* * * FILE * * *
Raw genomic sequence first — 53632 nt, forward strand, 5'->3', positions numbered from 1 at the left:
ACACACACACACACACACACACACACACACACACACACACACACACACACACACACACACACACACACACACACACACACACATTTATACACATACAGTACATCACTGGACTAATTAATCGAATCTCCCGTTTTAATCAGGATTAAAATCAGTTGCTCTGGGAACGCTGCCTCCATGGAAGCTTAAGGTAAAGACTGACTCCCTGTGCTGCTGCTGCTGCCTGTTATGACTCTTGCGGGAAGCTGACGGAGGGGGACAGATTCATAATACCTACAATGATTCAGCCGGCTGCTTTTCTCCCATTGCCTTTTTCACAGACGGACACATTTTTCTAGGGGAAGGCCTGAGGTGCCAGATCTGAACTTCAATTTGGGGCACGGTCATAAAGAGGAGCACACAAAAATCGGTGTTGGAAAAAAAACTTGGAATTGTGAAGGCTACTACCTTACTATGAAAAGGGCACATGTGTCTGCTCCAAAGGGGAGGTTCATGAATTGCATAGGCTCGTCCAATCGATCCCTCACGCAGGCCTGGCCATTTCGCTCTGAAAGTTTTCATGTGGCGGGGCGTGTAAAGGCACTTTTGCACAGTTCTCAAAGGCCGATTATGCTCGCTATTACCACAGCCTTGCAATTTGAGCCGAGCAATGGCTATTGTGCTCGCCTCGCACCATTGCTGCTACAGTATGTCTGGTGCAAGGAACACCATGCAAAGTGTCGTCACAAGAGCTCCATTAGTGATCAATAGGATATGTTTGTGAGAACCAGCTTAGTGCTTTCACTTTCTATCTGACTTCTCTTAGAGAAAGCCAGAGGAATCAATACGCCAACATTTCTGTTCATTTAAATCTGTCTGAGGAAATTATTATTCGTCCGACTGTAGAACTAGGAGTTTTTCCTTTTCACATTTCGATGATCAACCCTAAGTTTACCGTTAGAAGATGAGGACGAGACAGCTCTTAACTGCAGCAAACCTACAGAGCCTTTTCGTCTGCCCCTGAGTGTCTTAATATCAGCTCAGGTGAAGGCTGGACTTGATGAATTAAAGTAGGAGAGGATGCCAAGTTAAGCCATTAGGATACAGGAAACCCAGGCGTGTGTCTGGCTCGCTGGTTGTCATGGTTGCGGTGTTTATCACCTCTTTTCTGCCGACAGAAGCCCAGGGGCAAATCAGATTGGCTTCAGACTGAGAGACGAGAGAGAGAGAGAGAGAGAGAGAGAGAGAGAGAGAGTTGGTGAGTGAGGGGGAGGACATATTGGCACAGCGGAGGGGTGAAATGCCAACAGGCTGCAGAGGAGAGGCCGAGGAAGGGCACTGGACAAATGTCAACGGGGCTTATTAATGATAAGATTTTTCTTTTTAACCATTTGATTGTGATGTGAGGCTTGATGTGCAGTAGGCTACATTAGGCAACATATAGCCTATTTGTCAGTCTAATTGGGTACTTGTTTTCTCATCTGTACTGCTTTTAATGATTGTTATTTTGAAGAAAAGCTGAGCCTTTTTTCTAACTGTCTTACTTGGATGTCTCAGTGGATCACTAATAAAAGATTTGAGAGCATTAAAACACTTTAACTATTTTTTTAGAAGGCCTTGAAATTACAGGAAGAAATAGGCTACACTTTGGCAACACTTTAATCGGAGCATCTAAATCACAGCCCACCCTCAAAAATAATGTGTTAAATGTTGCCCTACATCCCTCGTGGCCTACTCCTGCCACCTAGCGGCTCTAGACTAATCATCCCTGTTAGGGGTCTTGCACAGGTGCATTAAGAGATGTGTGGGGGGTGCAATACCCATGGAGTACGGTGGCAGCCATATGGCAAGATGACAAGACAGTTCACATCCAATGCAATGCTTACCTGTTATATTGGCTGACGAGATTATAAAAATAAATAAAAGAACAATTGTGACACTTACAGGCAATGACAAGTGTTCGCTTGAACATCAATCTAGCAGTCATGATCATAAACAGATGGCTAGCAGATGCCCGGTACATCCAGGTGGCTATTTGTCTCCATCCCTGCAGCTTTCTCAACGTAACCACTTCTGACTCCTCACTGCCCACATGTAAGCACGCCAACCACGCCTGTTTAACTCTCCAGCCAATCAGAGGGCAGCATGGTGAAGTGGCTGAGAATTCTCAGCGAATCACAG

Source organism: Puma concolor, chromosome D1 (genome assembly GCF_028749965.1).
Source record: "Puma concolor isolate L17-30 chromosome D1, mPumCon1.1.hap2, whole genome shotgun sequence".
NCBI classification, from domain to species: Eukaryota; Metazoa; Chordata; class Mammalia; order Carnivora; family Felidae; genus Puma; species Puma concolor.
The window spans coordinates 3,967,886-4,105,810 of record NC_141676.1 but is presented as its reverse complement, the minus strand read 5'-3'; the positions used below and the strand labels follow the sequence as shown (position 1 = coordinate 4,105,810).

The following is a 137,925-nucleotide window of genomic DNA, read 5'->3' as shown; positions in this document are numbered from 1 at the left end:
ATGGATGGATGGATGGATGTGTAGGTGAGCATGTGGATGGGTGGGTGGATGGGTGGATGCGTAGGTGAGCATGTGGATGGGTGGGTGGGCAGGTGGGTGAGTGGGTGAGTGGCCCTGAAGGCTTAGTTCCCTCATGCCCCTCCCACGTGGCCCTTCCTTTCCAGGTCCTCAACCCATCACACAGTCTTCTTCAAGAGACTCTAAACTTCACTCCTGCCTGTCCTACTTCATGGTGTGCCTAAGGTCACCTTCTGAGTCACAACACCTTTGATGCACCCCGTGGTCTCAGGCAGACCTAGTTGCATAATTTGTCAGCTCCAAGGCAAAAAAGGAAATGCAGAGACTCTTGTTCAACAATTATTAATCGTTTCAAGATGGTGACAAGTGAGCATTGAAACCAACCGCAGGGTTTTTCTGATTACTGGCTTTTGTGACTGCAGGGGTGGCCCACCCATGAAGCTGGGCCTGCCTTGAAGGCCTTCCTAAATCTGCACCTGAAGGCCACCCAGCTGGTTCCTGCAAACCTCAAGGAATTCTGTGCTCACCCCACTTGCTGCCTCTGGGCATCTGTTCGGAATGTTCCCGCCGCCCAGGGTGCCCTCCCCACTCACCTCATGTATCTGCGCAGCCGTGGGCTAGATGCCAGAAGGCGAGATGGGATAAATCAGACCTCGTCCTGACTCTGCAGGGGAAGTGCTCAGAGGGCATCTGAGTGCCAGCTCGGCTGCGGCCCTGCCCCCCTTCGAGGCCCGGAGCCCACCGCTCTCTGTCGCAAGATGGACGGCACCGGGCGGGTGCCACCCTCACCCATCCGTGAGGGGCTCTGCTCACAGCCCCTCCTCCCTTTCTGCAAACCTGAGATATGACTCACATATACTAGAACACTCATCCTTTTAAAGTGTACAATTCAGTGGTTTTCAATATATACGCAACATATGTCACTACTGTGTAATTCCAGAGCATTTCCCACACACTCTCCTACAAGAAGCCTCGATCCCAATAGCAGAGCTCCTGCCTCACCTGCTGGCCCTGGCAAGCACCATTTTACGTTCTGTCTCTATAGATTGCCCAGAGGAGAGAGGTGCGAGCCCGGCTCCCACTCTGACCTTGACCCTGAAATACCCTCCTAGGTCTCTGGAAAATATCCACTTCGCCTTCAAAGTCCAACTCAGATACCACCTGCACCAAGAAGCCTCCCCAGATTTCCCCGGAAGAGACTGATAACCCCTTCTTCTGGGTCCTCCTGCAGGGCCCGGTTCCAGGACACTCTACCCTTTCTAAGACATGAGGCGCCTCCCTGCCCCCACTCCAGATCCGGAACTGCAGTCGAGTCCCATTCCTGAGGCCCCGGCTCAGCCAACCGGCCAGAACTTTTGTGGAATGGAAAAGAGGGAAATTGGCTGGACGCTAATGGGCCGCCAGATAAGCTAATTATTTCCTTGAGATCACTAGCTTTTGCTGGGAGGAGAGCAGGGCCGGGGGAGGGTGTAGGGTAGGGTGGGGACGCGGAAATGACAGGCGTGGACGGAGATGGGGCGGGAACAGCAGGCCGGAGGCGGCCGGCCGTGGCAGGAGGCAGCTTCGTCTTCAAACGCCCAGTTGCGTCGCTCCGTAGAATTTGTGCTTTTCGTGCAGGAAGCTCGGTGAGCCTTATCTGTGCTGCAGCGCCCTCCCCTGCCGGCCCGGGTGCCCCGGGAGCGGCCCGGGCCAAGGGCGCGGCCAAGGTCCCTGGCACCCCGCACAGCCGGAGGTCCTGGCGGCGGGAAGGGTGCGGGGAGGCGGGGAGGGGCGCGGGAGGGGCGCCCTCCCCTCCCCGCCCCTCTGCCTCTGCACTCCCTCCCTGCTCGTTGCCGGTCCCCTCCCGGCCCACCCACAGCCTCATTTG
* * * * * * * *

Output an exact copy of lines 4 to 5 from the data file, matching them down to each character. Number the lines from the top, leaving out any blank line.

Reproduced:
Source record: "Puma concolor isolate L17-30 chromosome D1, mPumCon1.1.hap2, whole genome shotgun sequence".
NCBI classification, from domain to species: Eukaryota; Metazoa; Chordata; class Mammalia; order Carnivora; family Felidae; genus Puma; species Puma concolor.